NEW YORK -- A former model who accused Harvey Weinstein last year of sexually abusing her when she was 16 years old filed a new lawsuit against him Thursday, saying she didn't want to be included in a proposed global settlement that would split $25 million among various accusers.
Kaja Sokola, who previously made the allegations in an class-action lawsuit that identified her as Jane Doe, said the proposed settlement was not “fair or just." She said it lacked accountability for Weinstein and his alleged enablers and provided insufficient compensation for his accusers.
Sokola is suing Weinstein under New York's Child Victims Act, which gives people a one-year window to sue over sexually abuse they say they endured as children, sometimes decades ago. Her lawyers say it is the first lawsuit filed against Weinstein under the law.
A message seeking comment was left with Weinstein's publicist.
Sokola alleges Weinstein assaulted her at his Manhattan apartment in 2002, just days after they’d met at an event involving her modeling agency. She says Weinstein promised to take her to lunch to discuss her career, but instead took her to his empty SoHo apartment and “aggressively and threateningly” demanded sex.
In the lawsuit, Sokola alleges that Weinstein instructed her to take off her clothes, boasted about having “made” the careers of a pair of Oscar-winning actresses, and intimated she’d never work as an actress unless she gave in to his demands.
“Terrified and struggling to hold back tears, Sokola said she did not want to do anything further and resisted his demands," the lawsuit states. “Sokola had no intention or understanding when she agreed to a business lunch that she would be put in this position."
Sokola says Weinstein's demeanor “became intense, as if he was hunting prey,” and that he made her touch his penis while he touched her genitals and grabbed at her breasts.
The lawsuit also alleges Weinstein's brother and various movie studio executives were aware of his behavior and failed to stop him.
Messages seeking comment were left with lawyers for Robert Weinstein and a representative for Disney, which bought their Miramax film studio in 1993.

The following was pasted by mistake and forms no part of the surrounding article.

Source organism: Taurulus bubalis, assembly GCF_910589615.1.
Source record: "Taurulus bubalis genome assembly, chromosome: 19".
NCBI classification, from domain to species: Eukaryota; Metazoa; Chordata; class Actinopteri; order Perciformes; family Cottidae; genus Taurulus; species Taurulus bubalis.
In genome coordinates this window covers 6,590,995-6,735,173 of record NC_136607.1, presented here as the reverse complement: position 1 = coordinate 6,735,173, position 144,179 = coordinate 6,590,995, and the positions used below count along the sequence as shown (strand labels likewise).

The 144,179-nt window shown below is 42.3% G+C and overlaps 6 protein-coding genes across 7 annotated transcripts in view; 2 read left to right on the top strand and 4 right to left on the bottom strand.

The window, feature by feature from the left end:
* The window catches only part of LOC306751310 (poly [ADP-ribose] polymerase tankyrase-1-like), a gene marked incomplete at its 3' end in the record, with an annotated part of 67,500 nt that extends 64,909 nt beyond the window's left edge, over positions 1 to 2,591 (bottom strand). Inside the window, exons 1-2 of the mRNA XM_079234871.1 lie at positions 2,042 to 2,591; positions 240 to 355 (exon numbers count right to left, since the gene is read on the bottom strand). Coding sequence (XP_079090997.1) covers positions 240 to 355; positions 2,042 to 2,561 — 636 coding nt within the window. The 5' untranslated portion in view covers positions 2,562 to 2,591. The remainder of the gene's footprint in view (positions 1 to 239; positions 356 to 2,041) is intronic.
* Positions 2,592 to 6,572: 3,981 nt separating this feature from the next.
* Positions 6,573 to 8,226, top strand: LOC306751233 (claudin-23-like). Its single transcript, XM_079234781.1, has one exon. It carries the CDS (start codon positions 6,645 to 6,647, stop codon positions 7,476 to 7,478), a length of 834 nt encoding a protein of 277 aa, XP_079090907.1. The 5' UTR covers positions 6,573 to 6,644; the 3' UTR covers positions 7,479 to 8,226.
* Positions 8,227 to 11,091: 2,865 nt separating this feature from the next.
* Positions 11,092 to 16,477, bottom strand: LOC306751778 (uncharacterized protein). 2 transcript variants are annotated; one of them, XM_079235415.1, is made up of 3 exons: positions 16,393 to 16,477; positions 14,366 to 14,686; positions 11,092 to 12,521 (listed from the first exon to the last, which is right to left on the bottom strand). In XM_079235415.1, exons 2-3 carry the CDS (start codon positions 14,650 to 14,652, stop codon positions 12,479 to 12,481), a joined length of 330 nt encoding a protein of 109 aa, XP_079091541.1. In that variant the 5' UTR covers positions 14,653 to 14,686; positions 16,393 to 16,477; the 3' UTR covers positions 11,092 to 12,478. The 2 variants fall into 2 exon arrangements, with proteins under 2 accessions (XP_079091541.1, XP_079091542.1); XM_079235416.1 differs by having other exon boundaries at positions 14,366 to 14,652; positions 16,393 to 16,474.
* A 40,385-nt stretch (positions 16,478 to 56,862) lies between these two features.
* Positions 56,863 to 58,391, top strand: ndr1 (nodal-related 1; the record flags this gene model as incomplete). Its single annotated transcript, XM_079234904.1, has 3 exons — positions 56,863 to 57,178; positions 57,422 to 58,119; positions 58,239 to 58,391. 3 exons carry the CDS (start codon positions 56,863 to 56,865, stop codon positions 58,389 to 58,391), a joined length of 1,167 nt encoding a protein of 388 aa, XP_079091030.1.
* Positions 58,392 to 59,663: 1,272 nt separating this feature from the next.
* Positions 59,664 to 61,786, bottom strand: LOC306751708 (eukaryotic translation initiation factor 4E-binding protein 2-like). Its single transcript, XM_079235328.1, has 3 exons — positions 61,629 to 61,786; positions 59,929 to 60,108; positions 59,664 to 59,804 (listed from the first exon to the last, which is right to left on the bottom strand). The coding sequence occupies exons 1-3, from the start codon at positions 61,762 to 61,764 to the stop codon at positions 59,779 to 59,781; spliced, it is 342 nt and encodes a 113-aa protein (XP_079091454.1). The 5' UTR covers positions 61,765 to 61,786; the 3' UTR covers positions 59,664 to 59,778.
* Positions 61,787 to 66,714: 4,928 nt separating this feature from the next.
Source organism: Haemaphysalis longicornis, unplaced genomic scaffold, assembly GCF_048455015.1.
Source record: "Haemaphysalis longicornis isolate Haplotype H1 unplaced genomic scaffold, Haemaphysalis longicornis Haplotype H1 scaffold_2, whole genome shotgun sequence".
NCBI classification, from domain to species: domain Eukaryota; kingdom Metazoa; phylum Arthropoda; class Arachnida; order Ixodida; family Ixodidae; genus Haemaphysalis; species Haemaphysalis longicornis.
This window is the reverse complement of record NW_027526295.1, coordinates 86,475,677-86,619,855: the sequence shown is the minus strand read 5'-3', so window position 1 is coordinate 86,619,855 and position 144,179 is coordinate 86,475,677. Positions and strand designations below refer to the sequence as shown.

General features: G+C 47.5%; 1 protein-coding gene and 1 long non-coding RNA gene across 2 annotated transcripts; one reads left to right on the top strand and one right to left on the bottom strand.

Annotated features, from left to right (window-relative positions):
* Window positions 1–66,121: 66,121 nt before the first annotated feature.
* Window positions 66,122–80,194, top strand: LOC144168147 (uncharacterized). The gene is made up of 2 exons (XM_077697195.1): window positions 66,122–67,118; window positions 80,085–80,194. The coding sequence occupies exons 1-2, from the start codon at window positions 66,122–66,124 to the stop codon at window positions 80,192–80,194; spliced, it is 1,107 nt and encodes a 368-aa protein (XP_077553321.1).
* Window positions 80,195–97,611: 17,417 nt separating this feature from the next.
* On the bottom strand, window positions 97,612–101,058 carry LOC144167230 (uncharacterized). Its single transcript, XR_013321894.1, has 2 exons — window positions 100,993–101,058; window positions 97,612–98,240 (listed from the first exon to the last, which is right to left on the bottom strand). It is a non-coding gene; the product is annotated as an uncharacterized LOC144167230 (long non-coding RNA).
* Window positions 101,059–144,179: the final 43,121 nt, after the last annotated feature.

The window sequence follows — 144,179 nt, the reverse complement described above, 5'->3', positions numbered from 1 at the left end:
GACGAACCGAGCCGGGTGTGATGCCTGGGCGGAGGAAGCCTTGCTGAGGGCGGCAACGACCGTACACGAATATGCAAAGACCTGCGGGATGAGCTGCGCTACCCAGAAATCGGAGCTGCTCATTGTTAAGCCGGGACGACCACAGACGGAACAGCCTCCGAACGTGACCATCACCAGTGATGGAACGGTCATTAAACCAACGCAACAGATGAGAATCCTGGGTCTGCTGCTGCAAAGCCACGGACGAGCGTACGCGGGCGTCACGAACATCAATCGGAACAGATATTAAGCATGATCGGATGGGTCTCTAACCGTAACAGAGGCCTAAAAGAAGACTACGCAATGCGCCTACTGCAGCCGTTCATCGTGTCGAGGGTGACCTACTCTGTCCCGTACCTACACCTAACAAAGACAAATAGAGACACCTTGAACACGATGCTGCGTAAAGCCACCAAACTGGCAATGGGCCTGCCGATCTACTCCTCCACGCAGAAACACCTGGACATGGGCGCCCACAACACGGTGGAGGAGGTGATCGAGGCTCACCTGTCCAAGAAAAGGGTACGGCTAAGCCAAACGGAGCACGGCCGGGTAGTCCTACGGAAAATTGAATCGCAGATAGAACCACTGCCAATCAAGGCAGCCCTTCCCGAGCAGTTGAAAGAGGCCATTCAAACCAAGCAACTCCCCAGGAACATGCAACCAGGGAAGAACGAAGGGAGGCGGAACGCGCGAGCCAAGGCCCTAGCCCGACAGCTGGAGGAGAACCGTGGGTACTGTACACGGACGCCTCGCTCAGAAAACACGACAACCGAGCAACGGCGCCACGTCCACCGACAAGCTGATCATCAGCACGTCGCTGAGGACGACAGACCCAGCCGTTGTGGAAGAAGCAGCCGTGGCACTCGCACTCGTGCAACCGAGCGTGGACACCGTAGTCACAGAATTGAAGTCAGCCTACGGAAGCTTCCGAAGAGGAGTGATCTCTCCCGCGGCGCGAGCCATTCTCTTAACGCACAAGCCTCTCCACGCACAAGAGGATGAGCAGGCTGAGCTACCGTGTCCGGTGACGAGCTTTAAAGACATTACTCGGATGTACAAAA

The Associated Press does not typically identify people who say they are victims of sexual assault unless they grant permission, which Sokola has done.
Dozens of women have accused Harvey Weinstein of wrongdoing.
He is scheduled to stand trial Jan. 6 on charges he raped a woman in a Manhattan hotel room in 2013 and performed a forcible sex act on a different woman in 2006.
He has pleaded not guilty and maintains that any sexual activity was consensual.
Sokola's lawsuit includes only part of the allegations she detailed as Jane Doe in October 2018.
In that court filing, she also accused Weinstein of subjecting her to years of harassment and emotional abuse and said he blocked her from a successful acting career as payback for refusing his advances.
Sokola, now a clinical psychologist and psychotherapist in her native Poland, says in the lawsuit filed Thursday that she felt angry at Weinstein during the encounter and ashamed that he was causing her to unwillingly engage in sex acts.
“Weinstein made clear that refusing his sexual demands would mean giving up the opportunity to make it in Hollywood," the lawsuit says. “As Harvey Weinstein finally let Sokola leave, he told her that she needed to work on her stubbornness."
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